Of course, the cast was an All Star, All Black cast which was good for the Actors/Actresses because it gave them much needed work. I could relate to the part of "Petunia" played by Ethel Waters. She reminded me of a really nice Woman who currently attends my Church.

Eddie "Rochester" Anderson, Rex Ingram, Lena Horne, Louis Armstrong, & a host of others, came together to make this Movie one of the "Great Ones" in my opinion. These Actors/Actresses are all gone now, but their talent will remain in the hearts & minds of many fans as well as movie history which I'm sure will be kind to them.

"Cabin in The Sky!!" A great Movie that I would highly recommend for the entire Family.
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Something that all ages can yet relate to...
hopeh332 November 2005
I must admit, as a support to the Harlem Renaissance, I show this film to my students. No child has ever been left unaffected at seeing this film. What a wonderfully touching film. It addresses real issues of today in a yesterday atmosphere. The cinematography is somewhat lacking, but for the 1940s that is of no diminish to the beauty of this film. In addition, it is yet a marker to the contribution of the African American to the film industry and well worth the title of one of life's best kept African American secrets. The actors in the film also warrant acclaim for this. This all person-of-color film is so lovely, emotion filled and real, who would not want to spend their time evaluating its worth? As a 7th grade Language Arts instructor who is greatly proud of her heritage and the contributions my ancestors and friends have made, I am indeed proud of this cinematic star-studded glimpse of the past. And, I still cry every time I watch it today...
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"An acre or two of heavenly blue"
Steffi_P18 September 2008
Cabin in the Sky marks the debut of director Vincente Minnelli, one of cinema's greatest and most prolific directors of musicals. Already an experienced stage director, pianist and perhaps most importantly of all a painter, Minnelli came to Hollywood as the protégé of lyricist-turned producer Arthur Freed – one of the most significant names in the development of the screen musical.

Although this is one of his cheaper productions (as evidenced by the simplicity of the sets and the use of borrowed footage) Cabin in the Sky is no exception to the typical Freed pattern of assembling a wide variety of musical talent. Here we get to enjoy virtually all the biggest names in black entertainment of the day – the gorgeous singing voice of Ethel Waters, the musicianship of Duke Ellington and Louis Armstrong, the dancing of Bill Bailey and John William Sublett, to name just a few. With this line-up, Cabin in the Sky was bound to be a great show, but it was also likely to fall into the same trap as many of the Freed musicals – that you might have a great variety show, but not a unified, coherent musical.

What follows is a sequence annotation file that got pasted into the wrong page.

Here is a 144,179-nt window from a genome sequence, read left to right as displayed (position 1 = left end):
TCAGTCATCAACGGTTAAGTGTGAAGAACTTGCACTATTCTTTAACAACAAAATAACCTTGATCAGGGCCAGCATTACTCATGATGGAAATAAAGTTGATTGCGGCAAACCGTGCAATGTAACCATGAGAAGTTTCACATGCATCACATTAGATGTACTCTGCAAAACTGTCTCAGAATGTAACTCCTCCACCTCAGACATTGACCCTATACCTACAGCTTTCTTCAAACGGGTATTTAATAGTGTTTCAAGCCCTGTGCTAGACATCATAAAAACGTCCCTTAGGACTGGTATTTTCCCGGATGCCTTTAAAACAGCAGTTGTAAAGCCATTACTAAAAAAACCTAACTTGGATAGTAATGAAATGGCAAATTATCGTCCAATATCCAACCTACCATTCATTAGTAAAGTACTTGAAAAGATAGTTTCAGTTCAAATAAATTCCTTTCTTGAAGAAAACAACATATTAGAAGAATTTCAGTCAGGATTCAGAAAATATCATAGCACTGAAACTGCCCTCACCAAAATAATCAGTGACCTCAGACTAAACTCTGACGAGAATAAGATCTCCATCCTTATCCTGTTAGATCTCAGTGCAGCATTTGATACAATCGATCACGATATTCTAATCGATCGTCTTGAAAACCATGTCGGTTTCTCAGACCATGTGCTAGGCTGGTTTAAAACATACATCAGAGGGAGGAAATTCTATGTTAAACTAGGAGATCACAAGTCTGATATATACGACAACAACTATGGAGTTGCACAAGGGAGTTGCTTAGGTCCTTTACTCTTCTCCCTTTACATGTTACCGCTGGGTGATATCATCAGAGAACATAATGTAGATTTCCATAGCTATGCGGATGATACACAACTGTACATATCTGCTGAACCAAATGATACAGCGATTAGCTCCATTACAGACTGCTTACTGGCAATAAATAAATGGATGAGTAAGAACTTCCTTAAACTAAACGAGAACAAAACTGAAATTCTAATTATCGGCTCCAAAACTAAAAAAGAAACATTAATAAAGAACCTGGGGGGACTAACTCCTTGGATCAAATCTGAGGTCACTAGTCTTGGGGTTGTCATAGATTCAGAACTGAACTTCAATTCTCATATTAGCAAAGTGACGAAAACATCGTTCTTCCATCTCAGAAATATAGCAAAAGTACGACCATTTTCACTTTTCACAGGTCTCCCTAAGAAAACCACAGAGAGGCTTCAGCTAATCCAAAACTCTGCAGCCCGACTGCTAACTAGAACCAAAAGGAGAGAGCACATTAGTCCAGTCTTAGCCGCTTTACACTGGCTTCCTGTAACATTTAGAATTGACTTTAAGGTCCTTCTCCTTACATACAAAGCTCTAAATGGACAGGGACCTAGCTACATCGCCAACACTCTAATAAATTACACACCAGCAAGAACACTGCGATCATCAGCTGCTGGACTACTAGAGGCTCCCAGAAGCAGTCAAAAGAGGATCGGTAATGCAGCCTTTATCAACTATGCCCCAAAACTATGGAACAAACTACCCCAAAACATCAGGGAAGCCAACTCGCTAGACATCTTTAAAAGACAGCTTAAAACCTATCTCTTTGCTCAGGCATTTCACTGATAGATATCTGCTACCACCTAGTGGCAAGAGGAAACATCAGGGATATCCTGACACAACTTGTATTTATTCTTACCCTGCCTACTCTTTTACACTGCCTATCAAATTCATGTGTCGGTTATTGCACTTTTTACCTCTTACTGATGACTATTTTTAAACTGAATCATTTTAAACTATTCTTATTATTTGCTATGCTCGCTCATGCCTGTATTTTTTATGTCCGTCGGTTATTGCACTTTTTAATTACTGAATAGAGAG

This is somewhat the case here, especially as the story is rather flimsy and clichéd. What saves it is Freed's firm belief in the integrated musical (every song woven into the plot) and Minnelli's inventive direction. Freed more or less gave Minnelli free rein over the staging of the musical numbers. Whereas in many of the earlier musicals there is a very conscious break in style whenever a song begins, in Cabin in the Sky each number flows seamlessly into the action. For example, in "Happiness Is a Thing Called Joe", Ethel Waters' singing begins with no prior cues to the audience that a song is about to start. The narrative then leaps ahead to her hanging out the washing while the song continues. The number finishes with Rex Ingram and his Buddy appearing from behind a sheet, leading us into the next scene. The narrative has not taken a break for the song – it has continued alongside it.